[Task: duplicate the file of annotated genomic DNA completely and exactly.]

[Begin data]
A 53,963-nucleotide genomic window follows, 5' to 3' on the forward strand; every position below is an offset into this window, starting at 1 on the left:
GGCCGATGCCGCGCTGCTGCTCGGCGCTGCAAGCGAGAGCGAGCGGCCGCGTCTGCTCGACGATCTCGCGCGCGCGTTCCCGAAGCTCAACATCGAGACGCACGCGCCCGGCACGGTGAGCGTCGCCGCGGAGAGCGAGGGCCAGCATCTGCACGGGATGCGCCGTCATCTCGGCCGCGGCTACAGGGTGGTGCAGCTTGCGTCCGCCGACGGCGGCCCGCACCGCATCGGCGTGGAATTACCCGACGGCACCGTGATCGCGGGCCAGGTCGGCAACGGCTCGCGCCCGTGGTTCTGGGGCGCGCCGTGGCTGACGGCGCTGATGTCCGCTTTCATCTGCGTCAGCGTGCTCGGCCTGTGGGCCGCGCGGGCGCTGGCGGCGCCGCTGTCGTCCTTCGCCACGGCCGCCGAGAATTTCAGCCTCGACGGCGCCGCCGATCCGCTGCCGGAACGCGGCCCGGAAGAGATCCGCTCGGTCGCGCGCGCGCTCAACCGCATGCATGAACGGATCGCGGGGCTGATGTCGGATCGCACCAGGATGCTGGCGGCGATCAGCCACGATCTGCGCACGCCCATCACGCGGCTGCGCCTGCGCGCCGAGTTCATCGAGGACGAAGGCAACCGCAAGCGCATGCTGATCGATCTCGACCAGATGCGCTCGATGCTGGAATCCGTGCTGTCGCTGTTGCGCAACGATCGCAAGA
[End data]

A 53,963-nucleotide genomic window follows, 5' to 3' on the forward strand; every position below is an offset into this window, starting at 1 on the left:
GGCCGATGCCGCGCTGCTGCTCGGCGCTGCAAGCGAGAGCGAGCGGCCGCGTCTGCTCGACGATCTCGCGCGCGCGTTCCCGAAGCTCAACATCGAGACGCACGCGCCCGGCACGGTGAGCGTCGCCGCGGAGAGCGAGGGCCAGCATCTGCACGGGATGCGCCGTCATCTCGGCCGCGGCTACAGGGTGGTGCAGCTTGCGTCCGCCGACGGCGGCCCGCACCGCATCGGCGTGGAATTACCCGACGGCACCGTGATCGCGGGCCAGGTCGGCAACGGCTCGCGCCCGTGGTTCTGGGGCGCGCCGTGGCTGACGGCGCTGATGTCCGCTTTCATCTGCGTCAGCGTGCTCGGCCTGTGGGCCGCGCGGGCGCTGGCGGCGCCGCTGTCGTCCTTCGCCACGGCCGCCGAGAATTTCAGCCTCGACGGCGCCGCCGATCCGCTGCCGGAACGCGGCCCGGAAGAGATCCGCTCGGTCGCGCGCGCGCTCAACCGCATGCATGAACGGATCGCGGGGCTGATGTCGGATCGCACCAGGATGCTGGCGGCGATCAGCCACGATCTGCGCACGCCCATCACGCGGCTGCGCCTGCGCGCCGAGTTCATCGAGGACGAAGGCAACCGCAAGCGCATGCTGATCGATCTCGACCAGATGCGCTCGATGCTGGAATCCGTGCTGTCGCTGTTGCGCAACGATCGCAAGA